By: Hannah Paczkowski
Amy Schlichting said she was surprised when she walked outside. Instead of feeling the sun, she felt a brisk chill.
"Today I didn't bring the hat and gloves because the sun was shining," she said.
Temperatures barely made it into the teens, meaning Amy could have been at risk for frost bite.
"It starts off with a slow tingling, painful burning sensation. The skin quickly turns very, very bright red, the trouble is then it goes numb and people think 'oh I'm okay', but that's when the real serious damage starts to begin," Mike Heyl, a public health educator from the Lancaster County Health Dept., said.
The best way to beat frost bite is to stay out of the cold, but if you have to be in it, here are some tips to stay safe.
Wear mittens instead of gloves. Having your fingers right next to each other keeps them warmer than when they're separated.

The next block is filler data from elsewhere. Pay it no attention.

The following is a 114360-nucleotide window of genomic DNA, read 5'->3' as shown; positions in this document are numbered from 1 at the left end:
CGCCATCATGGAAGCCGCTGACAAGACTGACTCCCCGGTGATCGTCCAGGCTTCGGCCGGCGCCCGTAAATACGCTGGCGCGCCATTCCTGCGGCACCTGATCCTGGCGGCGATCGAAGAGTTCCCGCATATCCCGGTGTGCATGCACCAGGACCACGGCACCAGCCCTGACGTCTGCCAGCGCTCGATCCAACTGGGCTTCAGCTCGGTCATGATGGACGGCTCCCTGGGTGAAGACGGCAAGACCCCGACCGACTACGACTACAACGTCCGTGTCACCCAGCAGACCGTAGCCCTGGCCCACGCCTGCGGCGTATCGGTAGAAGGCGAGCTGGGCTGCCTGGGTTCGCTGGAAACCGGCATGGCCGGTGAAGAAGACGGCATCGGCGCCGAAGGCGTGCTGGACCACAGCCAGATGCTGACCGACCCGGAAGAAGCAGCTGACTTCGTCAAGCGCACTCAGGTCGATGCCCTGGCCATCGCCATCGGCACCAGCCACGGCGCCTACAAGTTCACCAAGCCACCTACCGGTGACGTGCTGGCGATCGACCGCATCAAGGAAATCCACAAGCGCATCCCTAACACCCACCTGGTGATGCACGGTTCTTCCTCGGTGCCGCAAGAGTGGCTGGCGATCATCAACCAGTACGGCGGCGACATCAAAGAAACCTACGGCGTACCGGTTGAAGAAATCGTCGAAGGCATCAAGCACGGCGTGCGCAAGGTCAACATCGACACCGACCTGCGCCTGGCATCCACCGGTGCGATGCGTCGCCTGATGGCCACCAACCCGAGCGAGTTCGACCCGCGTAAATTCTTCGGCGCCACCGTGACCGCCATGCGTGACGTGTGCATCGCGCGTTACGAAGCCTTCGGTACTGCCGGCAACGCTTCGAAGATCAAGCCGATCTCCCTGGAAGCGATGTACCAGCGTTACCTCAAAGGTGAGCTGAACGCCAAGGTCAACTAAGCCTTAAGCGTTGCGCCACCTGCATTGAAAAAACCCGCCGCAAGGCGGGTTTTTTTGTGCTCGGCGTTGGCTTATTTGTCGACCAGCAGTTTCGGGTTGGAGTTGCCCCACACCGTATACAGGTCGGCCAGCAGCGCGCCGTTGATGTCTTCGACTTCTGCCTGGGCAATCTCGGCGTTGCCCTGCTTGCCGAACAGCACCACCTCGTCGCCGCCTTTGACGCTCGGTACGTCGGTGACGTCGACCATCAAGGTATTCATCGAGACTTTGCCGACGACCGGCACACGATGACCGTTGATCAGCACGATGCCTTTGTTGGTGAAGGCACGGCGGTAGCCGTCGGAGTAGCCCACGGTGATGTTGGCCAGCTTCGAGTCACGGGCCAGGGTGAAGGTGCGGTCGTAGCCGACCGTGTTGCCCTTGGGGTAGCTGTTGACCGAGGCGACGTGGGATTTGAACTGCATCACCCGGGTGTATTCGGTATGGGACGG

Wear a hat or stocking cap, you lose a lot of body heat through your head.
If you think you have some level of frost bite, soak fingers, toes, or any other areas in warm water, not hot. The hot water will raise your body temperature too fast.
Also, dress in layers.
"The first layer should be something that wipes away moistures from the skin, second layer should be something that absorbs that, third layer might be something that helps block the wind, but definitely the outside layer should be wind proof," Heyl said.
However, Amy said the time it takes to bundle up sometimes isn't worth the hassle.
"I believe I can run to the door faster than what I can wrap up in a blanket," she said.